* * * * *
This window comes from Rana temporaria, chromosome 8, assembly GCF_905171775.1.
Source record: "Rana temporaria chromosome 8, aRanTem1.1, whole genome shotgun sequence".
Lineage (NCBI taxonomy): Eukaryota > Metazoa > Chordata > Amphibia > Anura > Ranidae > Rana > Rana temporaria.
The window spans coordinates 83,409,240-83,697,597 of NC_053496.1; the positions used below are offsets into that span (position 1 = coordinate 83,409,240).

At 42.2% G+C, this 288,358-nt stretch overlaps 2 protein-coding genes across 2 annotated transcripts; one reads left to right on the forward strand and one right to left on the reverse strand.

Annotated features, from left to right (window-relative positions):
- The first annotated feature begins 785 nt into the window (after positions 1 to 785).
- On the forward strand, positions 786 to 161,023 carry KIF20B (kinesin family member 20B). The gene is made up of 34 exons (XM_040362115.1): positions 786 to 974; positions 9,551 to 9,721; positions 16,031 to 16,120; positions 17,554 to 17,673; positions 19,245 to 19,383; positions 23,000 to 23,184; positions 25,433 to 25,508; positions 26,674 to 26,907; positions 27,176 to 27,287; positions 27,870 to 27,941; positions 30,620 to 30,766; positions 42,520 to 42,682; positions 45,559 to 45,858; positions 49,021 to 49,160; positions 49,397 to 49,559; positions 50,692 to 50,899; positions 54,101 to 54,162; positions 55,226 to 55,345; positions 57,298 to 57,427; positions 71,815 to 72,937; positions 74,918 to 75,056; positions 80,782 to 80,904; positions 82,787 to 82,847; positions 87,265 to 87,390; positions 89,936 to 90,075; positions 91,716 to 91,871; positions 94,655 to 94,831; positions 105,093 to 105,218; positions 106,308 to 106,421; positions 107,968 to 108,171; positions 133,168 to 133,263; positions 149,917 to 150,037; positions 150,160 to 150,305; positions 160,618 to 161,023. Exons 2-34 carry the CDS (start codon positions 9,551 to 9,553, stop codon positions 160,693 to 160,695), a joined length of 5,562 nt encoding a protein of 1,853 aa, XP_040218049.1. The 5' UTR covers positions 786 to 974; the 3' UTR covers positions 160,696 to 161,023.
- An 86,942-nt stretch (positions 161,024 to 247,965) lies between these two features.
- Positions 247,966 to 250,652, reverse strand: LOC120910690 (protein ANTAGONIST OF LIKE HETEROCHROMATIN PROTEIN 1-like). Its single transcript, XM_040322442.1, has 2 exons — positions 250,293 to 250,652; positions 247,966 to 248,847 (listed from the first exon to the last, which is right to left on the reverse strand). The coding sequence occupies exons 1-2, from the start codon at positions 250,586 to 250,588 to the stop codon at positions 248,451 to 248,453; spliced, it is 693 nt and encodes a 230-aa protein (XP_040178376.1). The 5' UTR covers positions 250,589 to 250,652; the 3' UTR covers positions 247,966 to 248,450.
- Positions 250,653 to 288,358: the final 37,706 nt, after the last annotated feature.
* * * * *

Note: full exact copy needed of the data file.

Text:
This window comes from Rana temporaria, chromosome 8, assembly GCF_905171775.1.
Source record: "Rana temporaria chromosome 8, aRanTem1.1, whole genome shotgun sequence".
Lineage (NCBI taxonomy): Eukaryota > Metazoa > Chordata > Amphibia > Anura > Ranidae > Rana > Rana temporaria.
The window spans coordinates 83,409,240-83,697,597 of NC_053496.1; the positions used below are offsets into that span (position 1 = coordinate 83,409,240).

At 42.2% G+C, this 288,358-nt stretch overlaps 2 protein-coding genes across 2 annotated transcripts; one reads left to right on the forward strand and one right to left on the reverse strand.

Annotated features, from left to right (window-relative positions):
- The first annotated feature begins 785 nt into the window (after positions 1 to 785).
- On the forward strand, positions 786 to 161,023 carry KIF20B (kinesin family member 20B). The gene is made up of 34 exons (XM_040362115.1): positions 786 to 974; positions 9,551 to 9,721; positions 16,031 to 16,120; positions 17,554 to 17,673; positions 19,245 to 19,383; positions 23,000 to 23,184; positions 25,433 to 25,508; positions 26,674 to 26,907; positions 27,176 to 27,287; positions 27,870 to 27,941; positions 30,620 to 30,766; positions 42,520 to 42,682; positions 45,559 to 45,858; positions 49,021 to 49,160; positions 49,397 to 49,559; positions 50,692 to 50,899; positions 54,101 to 54,162; positions 55,226 to 55,345; positions 57,298 to 57,427; positions 71,815 to 72,937; positions 74,918 to 75,056; positions 80,782 to 80,904; positions 82,787 to 82,847; positions 87,265 to 87,390; positions 89,936 to 90,075; positions 91,716 to 91,871; positions 94,655 to 94,831; positions 105,093 to 105,218; positions 106,308 to 106,421; positions 107,968 to 108,171; positions 133,168 to 133,263; positions 149,917 to 150,037; positions 150,160 to 150,305; positions 160,618 to 161,023. Exons 2-34 carry the CDS (start codon positions 9,551 to 9,553, stop codon positions 160,693 to 160,695), a joined length of 5,562 nt encoding a protein of 1,853 aa, XP_040218049.1. The 5' UTR covers positions 786 to 974; the 3' UTR covers positions 160,696 to 161,023.
- An 86,942-nt stretch (positions 161,024 to 247,965) lies between these two features.
- Positions 247,966 to 250,652, reverse strand: LOC120910690 (protein ANTAGONIST OF LIKE HETEROCHROMATIN PROTEIN 1-like). Its single transcript, XM_040322442.1, has 2 exons — positions 250,293 to 250,652; positions 247,966 to 248,847 (listed from the first exon to the last, which is right to left on the reverse strand). The coding sequence occupies exons 1-2, from the start codon at positions 250,586 to 250,588 to the stop codon at positions 248,451 to 248,453; spliced, it is 693 nt and encodes a 230-aa protein (XP_040178376.1). The 5' UTR covers positions 250,589 to 250,652; the 3' UTR covers positions 247,966 to 248,450.
- Positions 250,653 to 288,358: the final 37,706 nt, after the last annotated feature.